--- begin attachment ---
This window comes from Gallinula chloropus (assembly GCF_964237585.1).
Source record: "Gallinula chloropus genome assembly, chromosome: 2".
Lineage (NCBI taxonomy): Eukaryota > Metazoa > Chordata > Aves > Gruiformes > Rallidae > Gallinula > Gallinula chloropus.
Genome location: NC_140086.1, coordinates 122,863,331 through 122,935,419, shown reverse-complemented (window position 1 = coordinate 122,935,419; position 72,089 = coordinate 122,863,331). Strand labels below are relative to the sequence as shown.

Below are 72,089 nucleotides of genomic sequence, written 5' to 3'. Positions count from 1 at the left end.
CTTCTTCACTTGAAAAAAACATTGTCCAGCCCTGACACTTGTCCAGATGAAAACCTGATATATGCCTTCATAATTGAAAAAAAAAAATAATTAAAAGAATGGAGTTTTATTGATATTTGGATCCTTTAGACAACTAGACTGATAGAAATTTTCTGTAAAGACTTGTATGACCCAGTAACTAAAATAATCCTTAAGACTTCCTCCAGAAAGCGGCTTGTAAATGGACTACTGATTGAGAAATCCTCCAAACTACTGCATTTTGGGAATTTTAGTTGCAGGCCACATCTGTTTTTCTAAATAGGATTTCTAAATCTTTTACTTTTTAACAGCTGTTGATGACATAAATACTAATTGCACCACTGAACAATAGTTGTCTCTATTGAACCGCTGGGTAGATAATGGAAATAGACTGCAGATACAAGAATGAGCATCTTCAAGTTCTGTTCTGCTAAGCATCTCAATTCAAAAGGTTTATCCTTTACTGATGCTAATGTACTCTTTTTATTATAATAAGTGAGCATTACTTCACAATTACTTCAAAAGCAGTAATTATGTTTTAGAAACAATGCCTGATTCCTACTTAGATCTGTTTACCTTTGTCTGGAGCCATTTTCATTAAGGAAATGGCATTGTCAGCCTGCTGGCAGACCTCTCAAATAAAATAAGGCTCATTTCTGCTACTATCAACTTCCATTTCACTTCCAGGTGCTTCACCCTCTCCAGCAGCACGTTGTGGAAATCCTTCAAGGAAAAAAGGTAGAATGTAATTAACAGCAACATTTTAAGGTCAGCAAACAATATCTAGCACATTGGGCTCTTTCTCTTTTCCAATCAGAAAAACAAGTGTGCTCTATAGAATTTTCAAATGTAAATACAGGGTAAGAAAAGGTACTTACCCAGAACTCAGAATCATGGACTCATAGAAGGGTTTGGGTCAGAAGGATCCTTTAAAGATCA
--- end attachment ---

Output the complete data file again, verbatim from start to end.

This window comes from Gallinula chloropus (assembly GCF_964237585.1).
Source record: "Gallinula chloropus genome assembly, chromosome: 2".
Lineage (NCBI taxonomy): Eukaryota > Metazoa > Chordata > Aves > Gruiformes > Rallidae > Gallinula > Gallinula chloropus.
Genome location: NC_140086.1, coordinates 122,863,331 through 122,935,419, shown reverse-complemented (window position 1 = coordinate 122,935,419; position 72,089 = coordinate 122,863,331). Strand labels below are relative to the sequence as shown.

Below are 72,089 nucleotides of genomic sequence, written 5' to 3'. Positions count from 1 at the left end.
CTTCTTCACTTGAAAAAAACATTGTCCAGCCCTGACACTTGTCCAGATGAAAACCTGATATATGCCTTCATAATTGAAAAAAAAAAATAATTAAAAGAATGGAGTTTTATTGATATTTGGATCCTTTAGACAACTAGACTGATAGAAATTTTCTGTAAAGACTTGTATGACCCAGTAACTAAAATAATCCTTAAGACTTCCTCCAGAAAGCGGCTTGTAAATGGACTACTGATTGAGAAATCCTCCAAACTACTGCATTTTGGGAATTTTAGTTGCAGGCCACATCTGTTTTTCTAAATAGGATTTCTAAATCTTTTACTTTTTAACAGCTGTTGATGACATAAATACTAATTGCACCACTGAACAATAGTTGTCTCTATTGAACCGCTGGGTAGATAATGGAAATAGACTGCAGATACAAGAATGAGCATCTTCAAGTTCTGTTCTGCTAAGCATCTCAATTCAAAAGGTTTATCCTTTACTGATGCTAATGTACTCTTTTTATTATAATAAGTGAGCATTACTTCACAATTACTTCAAAAGCAGTAATTATGTTTTAGAAACAATGCCTGATTCCTACTTAGATCTGTTTACCTTTGTCTGGAGCCATTTTCATTAAGGAAATGGCATTGTCAGCCTGCTGGCAGACCTCTCAAATAAAATAAGGCTCATTTCTGCTACTATCAACTTCCATTTCACTTCCAGGTGCTTCACCCTCTCCAGCAGCACGTTGTGGAAATCCTTCAAGGAAAAAAGGTAGAATGTAATTAACAGCAACATTTTAAGGTCAGCAAACAATATCTAGCACATTGGGCTCTTTCTCTTTTCCAATCAGAAAAACAAGTGTGCTCTATAGAATTTTCAAATGTAAATACAGGGTAAGAAAAGGTACTTACCCAGAACTCAGAATCATGGACTCATAGAAGGGTTTGGGTCAGAAGGATCCTTTAAAGATCA